On the morning of Armistice Day, hunters noticed their decoys were swaying atop the calm water, signaling a shift in the wind. In a matter of minutes, the wind shifted to the northwest and the temperature plunged.
The wind was soon gusting as high as 60 mph and the waves on the lakes and rivers were far too rough to navigate with small canoes and duck boats. Most were forced to stay the night under overturned duck boats, huddling together or hugging their dogs for warmth. Those who ventured out that morning in light shooting jackets, got wet or found no shelter in the marshes died from exposure.
It was just as bad for motorists. People caught on the roads and highways were forced to stop or found themselves stuck in drifts. Stranded motorists were either welcomed into farmhouses or forced to ride out the storm in their cars. Some of the latter were discovered frozen to death in the days after the storm.
In rural schools, teachers were forced to choose between sending the children home or trying to keep them safe in the one-room schoolhouses. At the Lamson School in Meeker County, just across the county line, Elaine Linder Lundeen was forced to deal with this same problem during the killer storm.
The younger children were sent to a neighboring farm to stay the night, the older children, as well as Lundeen, stayed huddled in the drafty schoolhouse overnight. A neighbor trudged through snow drifts up to 10 feet tall and brought food to the students. The following day when the snow subsided, the children were brought to their homes.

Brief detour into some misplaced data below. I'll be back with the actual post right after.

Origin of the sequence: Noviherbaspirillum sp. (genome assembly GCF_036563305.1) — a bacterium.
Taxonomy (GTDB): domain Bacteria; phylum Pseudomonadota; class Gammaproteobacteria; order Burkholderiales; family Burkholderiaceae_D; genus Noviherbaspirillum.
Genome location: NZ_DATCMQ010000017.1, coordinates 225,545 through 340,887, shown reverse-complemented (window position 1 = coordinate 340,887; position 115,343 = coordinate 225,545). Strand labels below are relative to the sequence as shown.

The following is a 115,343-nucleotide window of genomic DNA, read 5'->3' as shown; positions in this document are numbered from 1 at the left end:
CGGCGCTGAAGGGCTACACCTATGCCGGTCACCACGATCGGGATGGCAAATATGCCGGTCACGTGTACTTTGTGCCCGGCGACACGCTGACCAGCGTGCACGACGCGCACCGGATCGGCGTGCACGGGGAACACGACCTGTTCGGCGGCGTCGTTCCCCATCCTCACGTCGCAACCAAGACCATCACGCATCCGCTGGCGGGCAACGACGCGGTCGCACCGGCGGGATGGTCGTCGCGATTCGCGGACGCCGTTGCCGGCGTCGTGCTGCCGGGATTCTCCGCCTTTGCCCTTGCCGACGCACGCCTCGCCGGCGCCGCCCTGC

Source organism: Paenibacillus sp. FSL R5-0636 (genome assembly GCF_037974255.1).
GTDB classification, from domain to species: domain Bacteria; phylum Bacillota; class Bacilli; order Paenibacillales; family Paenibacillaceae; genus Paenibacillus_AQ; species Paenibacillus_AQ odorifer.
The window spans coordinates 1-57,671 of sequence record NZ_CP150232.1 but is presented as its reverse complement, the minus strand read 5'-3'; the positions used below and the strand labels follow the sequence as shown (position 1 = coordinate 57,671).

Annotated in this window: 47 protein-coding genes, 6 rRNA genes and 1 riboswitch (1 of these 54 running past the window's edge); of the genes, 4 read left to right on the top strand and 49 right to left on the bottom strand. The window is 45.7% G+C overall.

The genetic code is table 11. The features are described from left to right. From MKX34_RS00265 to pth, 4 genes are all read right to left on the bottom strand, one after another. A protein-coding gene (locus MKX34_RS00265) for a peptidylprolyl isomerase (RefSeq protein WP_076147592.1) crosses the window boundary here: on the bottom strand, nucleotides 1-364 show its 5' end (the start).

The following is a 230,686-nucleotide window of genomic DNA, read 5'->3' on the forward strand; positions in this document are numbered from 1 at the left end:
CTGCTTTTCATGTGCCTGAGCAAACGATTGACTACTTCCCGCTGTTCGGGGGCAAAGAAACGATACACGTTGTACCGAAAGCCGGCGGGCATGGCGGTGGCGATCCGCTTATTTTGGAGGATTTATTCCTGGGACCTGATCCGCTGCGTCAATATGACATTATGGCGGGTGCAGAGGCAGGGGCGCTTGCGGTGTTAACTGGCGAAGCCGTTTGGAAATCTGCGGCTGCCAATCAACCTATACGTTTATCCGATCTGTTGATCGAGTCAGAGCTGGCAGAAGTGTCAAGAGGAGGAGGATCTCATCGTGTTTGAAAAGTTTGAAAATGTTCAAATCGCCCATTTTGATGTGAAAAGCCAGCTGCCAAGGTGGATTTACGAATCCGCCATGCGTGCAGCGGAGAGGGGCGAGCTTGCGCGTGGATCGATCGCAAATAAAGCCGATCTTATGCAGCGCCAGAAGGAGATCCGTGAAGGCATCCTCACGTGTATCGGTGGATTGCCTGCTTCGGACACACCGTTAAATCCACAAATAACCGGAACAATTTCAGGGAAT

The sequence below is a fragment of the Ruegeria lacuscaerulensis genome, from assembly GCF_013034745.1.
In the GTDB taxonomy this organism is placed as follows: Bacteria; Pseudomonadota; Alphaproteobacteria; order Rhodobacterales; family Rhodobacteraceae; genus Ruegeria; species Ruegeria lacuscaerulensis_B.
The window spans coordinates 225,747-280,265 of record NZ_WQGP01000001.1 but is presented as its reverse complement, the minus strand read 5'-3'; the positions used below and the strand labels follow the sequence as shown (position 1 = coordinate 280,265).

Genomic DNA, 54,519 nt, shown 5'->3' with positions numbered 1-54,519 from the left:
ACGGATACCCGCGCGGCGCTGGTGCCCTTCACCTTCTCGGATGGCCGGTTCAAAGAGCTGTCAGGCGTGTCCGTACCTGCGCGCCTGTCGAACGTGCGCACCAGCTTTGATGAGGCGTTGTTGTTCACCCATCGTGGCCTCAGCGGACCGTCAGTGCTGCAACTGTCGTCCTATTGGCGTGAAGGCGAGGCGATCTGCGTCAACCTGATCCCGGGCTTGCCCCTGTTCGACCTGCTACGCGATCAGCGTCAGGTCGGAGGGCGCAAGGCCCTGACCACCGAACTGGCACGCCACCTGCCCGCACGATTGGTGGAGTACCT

To this day, the Armistice Day Blizzard sticks out as one of the worst blizzards ever experienced. Though a mere 16 inches of snow fell (nearly 3 feet of snow if measured with today’s methods), the lack of warning is what made it so deadly.
Another blizzard that is remembered is known as the Super Bowl Blizzard. The storm arrived In Minnesota, Jan. 10, 1975. Those caught in the storm quickly became trapped. In Willmar, 168 passengers became stranded and were stuck in a train for hours as the wind chill made it too dangerous to venture outside. As conditions deteriorated, motorists, especially in the countryside, found themselves stuck and were forced to seek shelter on nearby farms. In addition, some school children being bused to their rural homes were forced to stay the night with neighbors or relatives as the roads became impassable.
The storm lasted until Sunday, Jan. 12 — Super Bowl Sunday. People hunkered down in their homes as the winds outside blew with a fury that created a sub-zero wind chill. The worst of the storm was now over, and as friends and family gathered to watch the Vikings in the Super Bowl, they hoped that their beloved team would escape the curse that recently plagued the weather. Unfortunately, the team fell short and lost to the Steelers 16-6.
The storms of yesteryear may not have been any worse than those we have today (though some will disagree). What has changed, however, is our preparedness and our tools. Storms are reported days in advance and people can make arrangements, meaning fewer people are “caught out” in a blizzard. In addition, snow removal has improved so much that a big snow is normally cleared out within hours of a storm's end. Of course, our automobiles are also better equipped to handle snow. Tires are better, roads are better, and many vehicles come with traction control, four-wheel drive, or all-wheel drive. One can see, however, that if we were to lose these modern conveniences, we, too, would be at the mercy of the elements just as our forefathers were so many years ago.